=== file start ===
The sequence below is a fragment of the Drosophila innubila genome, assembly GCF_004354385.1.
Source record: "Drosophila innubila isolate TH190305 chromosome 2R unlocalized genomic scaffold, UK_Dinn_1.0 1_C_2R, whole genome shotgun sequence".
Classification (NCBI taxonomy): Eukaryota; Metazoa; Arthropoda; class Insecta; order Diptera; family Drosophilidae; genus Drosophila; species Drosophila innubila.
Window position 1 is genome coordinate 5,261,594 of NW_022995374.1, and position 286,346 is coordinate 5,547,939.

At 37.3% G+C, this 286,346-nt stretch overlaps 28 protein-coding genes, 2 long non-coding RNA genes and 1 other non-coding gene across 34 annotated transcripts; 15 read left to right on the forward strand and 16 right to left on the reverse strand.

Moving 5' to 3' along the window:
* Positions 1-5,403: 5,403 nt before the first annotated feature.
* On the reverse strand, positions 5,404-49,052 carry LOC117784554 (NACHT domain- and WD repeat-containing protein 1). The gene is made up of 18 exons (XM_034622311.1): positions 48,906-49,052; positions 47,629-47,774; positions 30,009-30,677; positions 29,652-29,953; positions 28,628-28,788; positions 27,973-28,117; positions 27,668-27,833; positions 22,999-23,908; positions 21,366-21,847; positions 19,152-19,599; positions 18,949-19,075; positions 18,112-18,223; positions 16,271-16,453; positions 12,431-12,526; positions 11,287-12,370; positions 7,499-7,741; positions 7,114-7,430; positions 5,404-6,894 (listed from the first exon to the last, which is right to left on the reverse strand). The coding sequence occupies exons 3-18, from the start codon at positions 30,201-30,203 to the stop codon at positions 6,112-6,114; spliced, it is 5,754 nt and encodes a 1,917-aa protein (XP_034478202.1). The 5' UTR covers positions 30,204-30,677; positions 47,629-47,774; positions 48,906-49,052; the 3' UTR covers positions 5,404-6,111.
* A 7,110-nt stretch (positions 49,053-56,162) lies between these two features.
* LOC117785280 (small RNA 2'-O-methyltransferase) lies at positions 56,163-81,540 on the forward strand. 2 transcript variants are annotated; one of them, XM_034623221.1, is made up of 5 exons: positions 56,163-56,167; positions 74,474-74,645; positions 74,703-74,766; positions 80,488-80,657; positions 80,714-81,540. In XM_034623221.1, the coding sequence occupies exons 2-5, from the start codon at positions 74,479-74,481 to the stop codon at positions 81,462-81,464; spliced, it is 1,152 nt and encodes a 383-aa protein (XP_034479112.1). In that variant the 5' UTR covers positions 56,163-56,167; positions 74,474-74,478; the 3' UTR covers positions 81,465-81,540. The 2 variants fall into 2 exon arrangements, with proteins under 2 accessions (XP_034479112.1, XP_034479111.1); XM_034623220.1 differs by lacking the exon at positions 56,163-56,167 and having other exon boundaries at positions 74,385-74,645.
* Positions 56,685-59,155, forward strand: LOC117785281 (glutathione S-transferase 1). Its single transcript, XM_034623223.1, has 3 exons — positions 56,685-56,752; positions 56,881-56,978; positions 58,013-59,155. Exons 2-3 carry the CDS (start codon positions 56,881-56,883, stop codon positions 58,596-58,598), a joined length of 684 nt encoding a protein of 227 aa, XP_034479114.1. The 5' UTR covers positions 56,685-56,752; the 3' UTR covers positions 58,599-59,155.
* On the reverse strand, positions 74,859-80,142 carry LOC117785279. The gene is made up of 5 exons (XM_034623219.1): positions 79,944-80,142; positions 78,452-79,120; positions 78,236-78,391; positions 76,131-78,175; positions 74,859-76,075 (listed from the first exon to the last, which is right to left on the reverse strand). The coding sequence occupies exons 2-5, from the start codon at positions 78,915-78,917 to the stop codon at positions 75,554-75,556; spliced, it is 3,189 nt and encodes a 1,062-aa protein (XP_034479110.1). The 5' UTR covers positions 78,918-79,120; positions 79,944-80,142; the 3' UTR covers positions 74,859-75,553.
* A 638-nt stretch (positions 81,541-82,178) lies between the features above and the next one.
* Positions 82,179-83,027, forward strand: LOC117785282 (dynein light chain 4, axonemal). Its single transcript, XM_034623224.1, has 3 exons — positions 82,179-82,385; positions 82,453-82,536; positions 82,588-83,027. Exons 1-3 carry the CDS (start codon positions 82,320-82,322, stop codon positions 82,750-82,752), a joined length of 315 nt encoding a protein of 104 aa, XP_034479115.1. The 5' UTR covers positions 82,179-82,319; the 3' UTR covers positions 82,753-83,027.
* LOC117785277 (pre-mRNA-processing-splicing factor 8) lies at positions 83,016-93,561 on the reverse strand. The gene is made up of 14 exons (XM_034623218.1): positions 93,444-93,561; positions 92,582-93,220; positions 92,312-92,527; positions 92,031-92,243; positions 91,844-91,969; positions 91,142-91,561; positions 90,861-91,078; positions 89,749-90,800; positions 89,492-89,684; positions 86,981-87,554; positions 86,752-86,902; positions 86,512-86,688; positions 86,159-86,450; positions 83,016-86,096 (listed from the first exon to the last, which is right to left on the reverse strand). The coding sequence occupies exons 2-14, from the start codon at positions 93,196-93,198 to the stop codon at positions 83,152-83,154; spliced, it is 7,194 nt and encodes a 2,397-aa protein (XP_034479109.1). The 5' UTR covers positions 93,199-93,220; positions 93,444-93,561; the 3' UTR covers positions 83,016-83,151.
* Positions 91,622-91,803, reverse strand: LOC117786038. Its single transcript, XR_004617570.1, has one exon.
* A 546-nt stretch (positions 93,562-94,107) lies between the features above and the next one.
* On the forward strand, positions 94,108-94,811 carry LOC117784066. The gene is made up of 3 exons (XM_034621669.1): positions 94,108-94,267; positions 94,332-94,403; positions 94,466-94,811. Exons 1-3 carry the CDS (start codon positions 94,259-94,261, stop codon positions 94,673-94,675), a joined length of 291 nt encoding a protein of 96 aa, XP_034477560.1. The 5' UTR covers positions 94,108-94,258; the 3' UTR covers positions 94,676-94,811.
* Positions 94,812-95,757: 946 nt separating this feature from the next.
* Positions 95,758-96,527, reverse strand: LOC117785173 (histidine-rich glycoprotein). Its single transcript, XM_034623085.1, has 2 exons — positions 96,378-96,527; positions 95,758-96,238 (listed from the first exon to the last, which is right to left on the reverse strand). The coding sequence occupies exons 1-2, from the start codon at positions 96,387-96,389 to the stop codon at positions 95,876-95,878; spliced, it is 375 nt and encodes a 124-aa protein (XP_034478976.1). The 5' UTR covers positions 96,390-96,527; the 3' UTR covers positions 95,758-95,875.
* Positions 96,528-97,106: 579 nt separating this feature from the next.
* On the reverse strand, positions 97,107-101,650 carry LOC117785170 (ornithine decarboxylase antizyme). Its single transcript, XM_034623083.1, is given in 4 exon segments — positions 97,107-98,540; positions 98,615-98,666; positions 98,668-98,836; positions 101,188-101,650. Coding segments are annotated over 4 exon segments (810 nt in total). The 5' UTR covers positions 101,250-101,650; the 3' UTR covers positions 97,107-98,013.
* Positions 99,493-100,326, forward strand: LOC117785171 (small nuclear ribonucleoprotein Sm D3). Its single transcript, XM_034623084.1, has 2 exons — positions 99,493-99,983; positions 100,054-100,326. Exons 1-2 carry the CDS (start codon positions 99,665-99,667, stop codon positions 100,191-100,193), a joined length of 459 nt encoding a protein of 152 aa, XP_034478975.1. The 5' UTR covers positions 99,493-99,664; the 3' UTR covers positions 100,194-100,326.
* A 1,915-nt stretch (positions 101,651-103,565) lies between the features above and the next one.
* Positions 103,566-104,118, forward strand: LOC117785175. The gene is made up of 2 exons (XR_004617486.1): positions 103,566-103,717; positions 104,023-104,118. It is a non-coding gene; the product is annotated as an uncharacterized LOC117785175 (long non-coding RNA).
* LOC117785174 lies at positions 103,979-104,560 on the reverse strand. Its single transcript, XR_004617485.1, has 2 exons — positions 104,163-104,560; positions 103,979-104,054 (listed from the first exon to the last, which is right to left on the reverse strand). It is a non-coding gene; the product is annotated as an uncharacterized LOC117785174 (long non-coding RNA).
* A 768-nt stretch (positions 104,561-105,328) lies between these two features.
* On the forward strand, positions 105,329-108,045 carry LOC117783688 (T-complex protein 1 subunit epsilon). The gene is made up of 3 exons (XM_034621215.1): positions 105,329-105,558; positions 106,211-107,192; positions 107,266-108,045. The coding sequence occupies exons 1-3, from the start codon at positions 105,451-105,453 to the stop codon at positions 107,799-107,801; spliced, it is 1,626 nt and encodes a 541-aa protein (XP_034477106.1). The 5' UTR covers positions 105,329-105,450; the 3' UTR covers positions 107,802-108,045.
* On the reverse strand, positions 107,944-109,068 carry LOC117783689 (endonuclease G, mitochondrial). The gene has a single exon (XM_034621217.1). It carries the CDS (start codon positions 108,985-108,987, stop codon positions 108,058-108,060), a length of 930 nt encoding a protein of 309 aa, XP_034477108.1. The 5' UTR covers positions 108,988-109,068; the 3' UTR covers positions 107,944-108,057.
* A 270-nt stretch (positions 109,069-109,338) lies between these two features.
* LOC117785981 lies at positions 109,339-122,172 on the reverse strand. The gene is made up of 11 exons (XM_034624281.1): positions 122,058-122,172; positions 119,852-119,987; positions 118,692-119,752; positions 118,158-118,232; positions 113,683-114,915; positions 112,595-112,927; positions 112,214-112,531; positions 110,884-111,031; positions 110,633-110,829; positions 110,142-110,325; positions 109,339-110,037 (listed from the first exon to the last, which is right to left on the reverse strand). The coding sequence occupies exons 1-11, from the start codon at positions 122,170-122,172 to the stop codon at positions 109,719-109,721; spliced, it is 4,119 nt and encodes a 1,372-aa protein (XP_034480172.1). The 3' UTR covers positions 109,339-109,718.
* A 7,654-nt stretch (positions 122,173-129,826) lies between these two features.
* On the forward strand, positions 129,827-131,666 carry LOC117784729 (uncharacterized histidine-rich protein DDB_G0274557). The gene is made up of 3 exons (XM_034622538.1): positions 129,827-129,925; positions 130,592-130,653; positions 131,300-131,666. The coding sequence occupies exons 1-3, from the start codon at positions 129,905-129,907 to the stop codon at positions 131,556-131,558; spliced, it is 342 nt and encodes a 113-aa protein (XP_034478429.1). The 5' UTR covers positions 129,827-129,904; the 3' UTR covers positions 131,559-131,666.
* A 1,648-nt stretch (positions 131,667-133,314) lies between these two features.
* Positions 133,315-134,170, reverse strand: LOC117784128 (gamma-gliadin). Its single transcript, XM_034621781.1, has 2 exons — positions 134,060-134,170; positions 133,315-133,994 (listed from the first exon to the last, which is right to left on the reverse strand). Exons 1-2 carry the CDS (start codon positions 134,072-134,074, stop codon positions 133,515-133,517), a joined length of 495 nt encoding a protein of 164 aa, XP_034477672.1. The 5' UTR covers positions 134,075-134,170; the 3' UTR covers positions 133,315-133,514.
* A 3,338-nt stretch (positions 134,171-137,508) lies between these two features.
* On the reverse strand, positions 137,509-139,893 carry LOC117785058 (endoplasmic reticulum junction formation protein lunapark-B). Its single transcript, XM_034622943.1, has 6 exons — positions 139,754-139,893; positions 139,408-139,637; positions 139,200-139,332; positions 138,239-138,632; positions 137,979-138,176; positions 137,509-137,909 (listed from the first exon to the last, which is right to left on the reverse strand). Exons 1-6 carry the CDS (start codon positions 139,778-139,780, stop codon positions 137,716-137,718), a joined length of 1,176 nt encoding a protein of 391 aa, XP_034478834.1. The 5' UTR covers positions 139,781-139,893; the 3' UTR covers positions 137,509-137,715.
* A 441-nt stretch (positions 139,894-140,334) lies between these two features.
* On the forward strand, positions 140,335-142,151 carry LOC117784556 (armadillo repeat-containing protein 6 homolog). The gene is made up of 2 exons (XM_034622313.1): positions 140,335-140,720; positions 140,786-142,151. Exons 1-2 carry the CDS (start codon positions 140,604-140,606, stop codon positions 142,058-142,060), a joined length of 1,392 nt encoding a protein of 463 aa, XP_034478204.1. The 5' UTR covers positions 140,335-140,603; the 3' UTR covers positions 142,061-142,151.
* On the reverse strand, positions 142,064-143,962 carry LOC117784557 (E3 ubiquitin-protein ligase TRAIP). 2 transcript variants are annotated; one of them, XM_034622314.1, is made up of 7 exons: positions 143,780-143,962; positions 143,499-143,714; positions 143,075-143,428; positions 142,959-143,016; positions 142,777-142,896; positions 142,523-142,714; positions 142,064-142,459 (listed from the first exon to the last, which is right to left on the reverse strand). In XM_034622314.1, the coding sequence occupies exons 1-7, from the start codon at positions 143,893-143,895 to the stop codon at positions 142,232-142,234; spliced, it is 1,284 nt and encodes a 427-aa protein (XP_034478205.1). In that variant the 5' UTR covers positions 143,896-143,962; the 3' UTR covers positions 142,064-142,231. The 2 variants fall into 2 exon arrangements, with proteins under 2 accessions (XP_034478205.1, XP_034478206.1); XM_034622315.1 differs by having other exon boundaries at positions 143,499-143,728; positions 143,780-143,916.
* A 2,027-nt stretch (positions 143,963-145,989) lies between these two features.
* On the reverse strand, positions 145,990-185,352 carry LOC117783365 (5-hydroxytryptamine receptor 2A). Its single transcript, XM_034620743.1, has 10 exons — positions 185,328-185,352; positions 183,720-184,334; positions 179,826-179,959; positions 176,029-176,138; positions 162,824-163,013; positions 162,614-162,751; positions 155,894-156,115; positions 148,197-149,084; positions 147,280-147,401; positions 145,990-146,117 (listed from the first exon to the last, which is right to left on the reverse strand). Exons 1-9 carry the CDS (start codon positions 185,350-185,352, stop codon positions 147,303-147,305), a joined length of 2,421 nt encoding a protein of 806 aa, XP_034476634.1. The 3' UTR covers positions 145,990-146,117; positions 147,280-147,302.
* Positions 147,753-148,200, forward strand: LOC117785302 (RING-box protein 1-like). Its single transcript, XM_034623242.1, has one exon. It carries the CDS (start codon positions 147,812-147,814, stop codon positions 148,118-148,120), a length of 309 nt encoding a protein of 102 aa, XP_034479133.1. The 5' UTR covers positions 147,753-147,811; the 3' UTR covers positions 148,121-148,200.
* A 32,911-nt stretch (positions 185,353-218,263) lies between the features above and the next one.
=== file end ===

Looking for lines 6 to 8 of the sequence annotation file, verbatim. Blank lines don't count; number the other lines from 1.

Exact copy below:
Moving 5' to 3' along the window:
* Positions 1-5,403: 5,403 nt before the first annotated feature.
* On the reverse strand, positions 5,404-49,052 carry LOC117784554 (NACHT domain- and WD repeat-containing protein 1). The gene is made up of 18 exons (XM_034622311.1): positions 48,906-49,052; positions 47,629-47,774; positions 30,009-30,677; positions 29,652-29,953; positions 28,628-28,788; positions 27,973-28,117; positions 27,668-27,833; positions 22,999-23,908; positions 21,366-21,847; positions 19,152-19,599; positions 18,949-19,075; positions 18,112-18,223; positions 16,271-16,453; positions 12,431-12,526; positions 11,287-12,370; positions 7,499-7,741; positions 7,114-7,430; positions 5,404-6,894 (listed from the first exon to the last, which is right to left on the reverse strand). The coding sequence occupies exons 3-18, from the start codon at positions 30,201-30,203 to the stop codon at positions 6,112-6,114; spliced, it is 5,754 nt and encodes a 1,917-aa protein (XP_034478202.1). The 5' UTR covers positions 30,204-30,677; positions 47,629-47,774; positions 48,906-49,052; the 3' UTR covers positions 5,404-6,111.